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Browse the table below for possible causes of no staining, and how to fix this — or prevent it altogether.
The primary antibody and the secondary antibody are not compatible
• Make sure you use a secondary antibody that was raised against the primary antibody species (eg primary is raised in rabbit, use anti-rabbit secondary).
• Make sure that the isotypes of the primary and secondary are compatible.
|Not enough antibody is bound to the protein|
|The antibody may not be suitable for IHC procedures which reveal the protein in its native state|
|Antibodies or amplification kits may have lost activity due to improper storage and handling|
|The protein of interest isn't present in the tissue|
|The protein of interest is present in low abundance|
|The fluorophore (if using fluorescent detection) may have been damaged by too much light exposure|
|Deparaffinization may be insufficient (if tissue is embedded in paraffin)|
|Fixation procedures (if using formalin and paraformaldehyde fixatives) may be masking the epitope|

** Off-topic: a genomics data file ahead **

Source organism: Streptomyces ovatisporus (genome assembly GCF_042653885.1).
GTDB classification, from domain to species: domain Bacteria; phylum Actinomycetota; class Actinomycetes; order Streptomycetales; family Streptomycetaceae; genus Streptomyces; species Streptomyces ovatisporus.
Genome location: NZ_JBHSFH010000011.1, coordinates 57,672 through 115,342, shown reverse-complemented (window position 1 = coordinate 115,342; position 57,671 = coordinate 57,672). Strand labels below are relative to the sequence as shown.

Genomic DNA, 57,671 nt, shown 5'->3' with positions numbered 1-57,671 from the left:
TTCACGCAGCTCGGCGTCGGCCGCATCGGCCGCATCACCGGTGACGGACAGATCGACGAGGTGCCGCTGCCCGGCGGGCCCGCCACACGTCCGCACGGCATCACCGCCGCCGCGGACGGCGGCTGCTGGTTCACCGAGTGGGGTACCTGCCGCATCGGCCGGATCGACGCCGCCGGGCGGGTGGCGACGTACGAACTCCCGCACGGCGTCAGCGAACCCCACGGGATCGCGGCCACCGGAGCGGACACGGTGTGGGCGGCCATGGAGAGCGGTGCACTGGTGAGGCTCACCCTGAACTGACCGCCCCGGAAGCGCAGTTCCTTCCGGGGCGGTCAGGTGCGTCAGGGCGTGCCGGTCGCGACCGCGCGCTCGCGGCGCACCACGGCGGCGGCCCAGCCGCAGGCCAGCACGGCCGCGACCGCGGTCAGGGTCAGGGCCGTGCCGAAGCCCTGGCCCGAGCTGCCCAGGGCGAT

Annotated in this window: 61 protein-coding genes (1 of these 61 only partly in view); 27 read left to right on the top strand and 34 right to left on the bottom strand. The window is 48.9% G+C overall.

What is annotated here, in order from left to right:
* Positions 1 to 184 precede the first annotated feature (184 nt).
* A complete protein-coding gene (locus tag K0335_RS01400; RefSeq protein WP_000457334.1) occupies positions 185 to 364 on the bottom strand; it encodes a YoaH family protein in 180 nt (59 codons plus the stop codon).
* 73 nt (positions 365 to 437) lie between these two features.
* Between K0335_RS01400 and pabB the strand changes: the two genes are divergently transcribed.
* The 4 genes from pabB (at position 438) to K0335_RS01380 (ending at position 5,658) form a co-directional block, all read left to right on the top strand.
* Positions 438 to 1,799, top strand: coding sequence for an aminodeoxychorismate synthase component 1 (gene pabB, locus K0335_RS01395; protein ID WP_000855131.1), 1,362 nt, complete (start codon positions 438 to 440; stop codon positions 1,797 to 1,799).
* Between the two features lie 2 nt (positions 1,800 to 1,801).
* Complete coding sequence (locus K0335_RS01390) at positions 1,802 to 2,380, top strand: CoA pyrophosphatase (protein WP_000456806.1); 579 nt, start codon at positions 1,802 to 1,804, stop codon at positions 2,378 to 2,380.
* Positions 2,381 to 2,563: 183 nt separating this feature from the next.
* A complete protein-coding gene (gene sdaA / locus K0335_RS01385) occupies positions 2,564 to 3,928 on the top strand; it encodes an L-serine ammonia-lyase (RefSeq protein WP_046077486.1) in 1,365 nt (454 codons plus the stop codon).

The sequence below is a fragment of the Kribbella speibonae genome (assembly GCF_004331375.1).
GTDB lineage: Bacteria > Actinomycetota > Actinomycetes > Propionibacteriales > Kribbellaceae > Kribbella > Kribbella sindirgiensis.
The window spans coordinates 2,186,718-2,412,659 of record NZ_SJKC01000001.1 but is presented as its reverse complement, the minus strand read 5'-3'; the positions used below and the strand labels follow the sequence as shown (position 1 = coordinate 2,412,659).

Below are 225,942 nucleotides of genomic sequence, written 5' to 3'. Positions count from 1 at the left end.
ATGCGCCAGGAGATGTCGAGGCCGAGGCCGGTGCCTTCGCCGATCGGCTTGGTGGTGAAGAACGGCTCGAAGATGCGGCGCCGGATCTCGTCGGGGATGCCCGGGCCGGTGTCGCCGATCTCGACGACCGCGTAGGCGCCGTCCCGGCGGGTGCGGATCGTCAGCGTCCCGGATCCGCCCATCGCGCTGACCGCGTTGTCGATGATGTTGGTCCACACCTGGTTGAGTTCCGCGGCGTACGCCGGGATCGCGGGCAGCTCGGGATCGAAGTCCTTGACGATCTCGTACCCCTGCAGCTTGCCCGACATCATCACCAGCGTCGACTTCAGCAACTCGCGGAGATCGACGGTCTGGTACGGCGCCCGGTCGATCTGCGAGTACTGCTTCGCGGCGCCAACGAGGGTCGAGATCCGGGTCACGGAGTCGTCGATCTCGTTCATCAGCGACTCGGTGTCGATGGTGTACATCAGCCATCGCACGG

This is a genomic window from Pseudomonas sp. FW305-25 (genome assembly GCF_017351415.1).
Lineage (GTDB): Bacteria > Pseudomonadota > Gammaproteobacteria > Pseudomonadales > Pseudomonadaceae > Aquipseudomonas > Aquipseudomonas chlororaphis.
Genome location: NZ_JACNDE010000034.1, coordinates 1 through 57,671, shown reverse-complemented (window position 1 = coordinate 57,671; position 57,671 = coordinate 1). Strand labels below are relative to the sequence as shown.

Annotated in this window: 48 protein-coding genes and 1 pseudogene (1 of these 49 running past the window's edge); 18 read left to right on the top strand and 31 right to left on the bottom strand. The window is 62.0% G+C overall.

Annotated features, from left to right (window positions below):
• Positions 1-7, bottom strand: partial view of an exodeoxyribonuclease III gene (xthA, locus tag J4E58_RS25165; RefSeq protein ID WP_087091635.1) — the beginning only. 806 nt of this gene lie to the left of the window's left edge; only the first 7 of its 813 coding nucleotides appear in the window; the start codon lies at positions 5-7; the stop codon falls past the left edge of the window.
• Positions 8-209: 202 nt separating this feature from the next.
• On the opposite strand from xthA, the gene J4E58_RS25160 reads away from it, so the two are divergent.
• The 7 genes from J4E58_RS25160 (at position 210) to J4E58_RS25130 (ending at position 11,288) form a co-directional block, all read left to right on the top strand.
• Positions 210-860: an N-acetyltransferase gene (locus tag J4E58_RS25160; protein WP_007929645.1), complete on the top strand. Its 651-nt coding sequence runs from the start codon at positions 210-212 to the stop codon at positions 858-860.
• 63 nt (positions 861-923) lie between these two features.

|The antibody cannot penetrate the nucleus (if target protein is a nuclear protein)|
|Permeabilization has damaged cell membranes (if target protein is a membrane protein)|
|The buffer is contaminated with bacteria|
Browse the table below for possible causes of high background, and how to fix this — or prevent it altogether.
|The secondary antibody may be binding non-specifically|
|Blocking of non-specific binding might be insufficient|
|Primary antibody concentration may be too high|
|Incubation temperature may be too high|
|Tissue not washed enough|
Residual fixative or unbound antibodies remaining between steps can produce a false positive signal.
|Endogenous enzymes are active (if using enzyme-conjugated antibody)|
Endogenous enzymes may give false positives, so you will need to block them with inhibitors prior to immunostaining.
|Fixative is giving a fluorescent background signal (if using formalin / PFA fixatives and fluorescent detection)|
|Signal amplification may be too high (if using an amplification technique)|
|Too much substrate (if using enzyme-conjugated antibody)|
|The tissue sections have dried out|
To validate the staining in your sample, use a positive control. This is a tissue section known to express the protein you are detecting.
How to finds a suitable positive tissue control
Use a tissue sample known not to express the protein you are detecting. This is to check for non-specific binding and false-positive results.
Recommended negative control tissues are knockdown (KD) or knockout (KO) tissue samples.